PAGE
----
Lessons learned: Evidence-based, integrated, and in-reach care home services improve health outcomes at reasonable costs. These value-for-money interventions can improve efficiency in elderly care and meet the complex needs of an rapidly increasing part of the population.

Limitations: The impact of the CHSS on quality of life is not included in the economic evaluation.

Suggestions for future research: Investigate whether the cost-effectiveness results are sustainable in time and replicable in other settings.

Early intervention for first‐episode psychosis: broadening the scope of economic estimates
Park A, McCrone P, Knapp M Early Intervention in Psychiatry, 10, 144-151. 2016

AIM:

To explore the economic impacts of early intervention in England on outcomes and costs for people with first-episode psychosis.
METHODS:

Three decision analytical models were constructed to compare treatment by early intervention for first-episode psychosis with standard care in relation to employment, education, homicide and suicide. Data on effectiveness and costs were taken from previous studies and expert opinion. Sensitivity analyses tested the robustness of assumptions.
RESULTS:

Our models indicate that early intervention demonstrates savings of £2087 per person over 3 years from improved employment and education outcomes. In addition, the annual costs over 10 years related to homicide after early intervention were £80 lower than for standard care. There were also annual savings of £957 per person for early intervention over 4 years compared to standard care as a result of suicides averted.
CONCLUSIONS:

Not only can investment in early intervention help reduce some of the long-term costs and consequences of mental disorders to the health-care system. In addition, there are broader economic benefits that strengthen the potential cost savings to society.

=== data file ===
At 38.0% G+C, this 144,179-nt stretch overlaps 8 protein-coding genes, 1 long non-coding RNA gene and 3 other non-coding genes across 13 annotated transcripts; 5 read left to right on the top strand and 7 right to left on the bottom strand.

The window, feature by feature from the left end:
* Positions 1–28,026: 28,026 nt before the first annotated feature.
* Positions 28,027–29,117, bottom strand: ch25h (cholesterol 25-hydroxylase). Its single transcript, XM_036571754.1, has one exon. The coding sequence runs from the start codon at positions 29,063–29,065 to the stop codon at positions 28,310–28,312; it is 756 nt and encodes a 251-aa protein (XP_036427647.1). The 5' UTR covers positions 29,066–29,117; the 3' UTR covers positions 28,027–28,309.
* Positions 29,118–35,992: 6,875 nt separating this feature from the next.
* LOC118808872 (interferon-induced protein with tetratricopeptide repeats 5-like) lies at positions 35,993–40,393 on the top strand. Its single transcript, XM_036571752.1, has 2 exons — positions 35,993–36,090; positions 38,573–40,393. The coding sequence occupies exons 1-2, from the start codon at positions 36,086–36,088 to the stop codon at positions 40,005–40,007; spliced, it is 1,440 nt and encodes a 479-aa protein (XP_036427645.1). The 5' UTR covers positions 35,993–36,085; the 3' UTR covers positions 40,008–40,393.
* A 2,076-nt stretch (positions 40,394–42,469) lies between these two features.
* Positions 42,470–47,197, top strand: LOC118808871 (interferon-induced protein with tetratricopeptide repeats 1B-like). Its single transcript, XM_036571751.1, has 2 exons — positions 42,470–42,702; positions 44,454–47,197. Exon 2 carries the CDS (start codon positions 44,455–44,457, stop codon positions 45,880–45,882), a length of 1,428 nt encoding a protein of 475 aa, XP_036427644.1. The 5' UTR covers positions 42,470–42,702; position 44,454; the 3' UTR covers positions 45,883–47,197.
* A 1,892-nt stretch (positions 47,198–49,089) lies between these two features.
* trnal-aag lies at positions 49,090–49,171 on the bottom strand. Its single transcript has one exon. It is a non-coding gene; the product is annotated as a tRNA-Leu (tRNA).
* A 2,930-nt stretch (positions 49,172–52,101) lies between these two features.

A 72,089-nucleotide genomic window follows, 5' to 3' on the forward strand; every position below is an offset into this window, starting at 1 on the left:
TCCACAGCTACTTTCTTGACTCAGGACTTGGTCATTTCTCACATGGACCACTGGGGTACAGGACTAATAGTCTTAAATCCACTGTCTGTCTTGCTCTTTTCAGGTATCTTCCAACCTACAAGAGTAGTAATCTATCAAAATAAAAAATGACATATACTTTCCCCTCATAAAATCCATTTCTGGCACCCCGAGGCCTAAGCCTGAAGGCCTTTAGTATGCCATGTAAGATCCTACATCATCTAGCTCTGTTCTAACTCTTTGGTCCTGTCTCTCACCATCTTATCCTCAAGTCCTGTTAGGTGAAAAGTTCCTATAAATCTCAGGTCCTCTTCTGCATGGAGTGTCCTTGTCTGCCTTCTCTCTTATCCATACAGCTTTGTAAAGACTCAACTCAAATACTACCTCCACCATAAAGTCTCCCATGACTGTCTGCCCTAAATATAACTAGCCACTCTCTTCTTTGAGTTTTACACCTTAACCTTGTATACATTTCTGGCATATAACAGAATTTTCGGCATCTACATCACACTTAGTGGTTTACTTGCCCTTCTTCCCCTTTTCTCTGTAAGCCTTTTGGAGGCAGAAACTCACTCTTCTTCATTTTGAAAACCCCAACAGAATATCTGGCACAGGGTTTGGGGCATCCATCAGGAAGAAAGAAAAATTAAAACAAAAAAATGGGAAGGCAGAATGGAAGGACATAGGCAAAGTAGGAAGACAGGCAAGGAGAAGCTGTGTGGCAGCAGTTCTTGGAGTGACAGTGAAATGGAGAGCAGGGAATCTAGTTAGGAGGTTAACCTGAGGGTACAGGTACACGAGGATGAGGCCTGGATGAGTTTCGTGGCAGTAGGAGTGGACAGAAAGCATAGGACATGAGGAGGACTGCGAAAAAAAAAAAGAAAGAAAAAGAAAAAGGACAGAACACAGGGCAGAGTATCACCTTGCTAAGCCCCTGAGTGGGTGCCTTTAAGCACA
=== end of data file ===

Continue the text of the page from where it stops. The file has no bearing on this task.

Economic evaluation of a liaison psychiatry service
Parsonage M and Fossey M Centre for Mental Health, London. 2011

This report provides an independent economic evaluation of the Rapid Assessment Interface and
Discharge (RAID) psychiatric liaison service operating in City Hospital, Birmingham. It is based
mainly on a critical scrutiny and re-analysis of data collected as part of a wider internal review.
We conclude that the service generates significant cost savings and is excellent value for money.
Psychiatric liaison services provide mental health care to people being treated for physical health
conditions in general hospitals. The co-occurrence of mental and physical health problems is very
common among these patients, often leading to poorer health outcomes and increased health
care costs. An effective liaison psychiatry service offers the prospect of saving money as well as
improving health.
RAID is an award-winning service which offers comprehensive mental health support, available
24/7, to all people aged over 16 within the hospital.
The analysis of cost savings in the internal review of RAID focused on the ability of the service to
promote quicker discharge from hospital and fewer re-admissions, resulting in reduced numbers of
in-patient bed-days.
Based on a comparison of lengths of stay and rates of re-admission in similar groups of patients
before and after RAID was introduced in December 2009, in place of a previous, smaller liaison
service, the internal review estimated that cost savings are in the range of £3.4 – £9.5 million a year.
Most of these savings come from reduced bed use among elderly patients.
To allow for uncertainty in these estimates, we undertook a cost-benefit analysis of RAID based
on very conservative assumptions, seeking to address the question of whether the service is
demonstrably good value for money even if its claimed benefits are put at the bottom end of a
plausible range.
This should provide decision makers with a sound starting point for future planning, including the
review of possible options for service re-design.
Our analysis indicates that the incremental cost of RAID (i.e. the additional cost of the service
compared with its predecessor) is around £0.8 million a year. In comparison, we estimate on
conservative assumptions that RAID generates incremental benefits in terms of reduced bed use
valued at £3.55 million a year, implying a benefit:cost ratio of more than 4:1.
The service also offers some potential savings in addition to reductions in bed use, such as fewer
discharges of elderly patients to institutional care rather than their own homes.
We conclude that the RAID service is good value for money, particularly as the benefits included in
the assessment are over and above any improvements in health and quality of life which are the
fundamental justification for health spending. Unlike most health care interventions, RAID actually
saves money as well as improving the health and well-being of its patients.
We identify possible areas for further work at the end of the report.

Effective Interventions in Schizophrenia: The Economic Case
Andrew A, Knapp M, McCrone P Personal Social Services Research Unit, London. 2012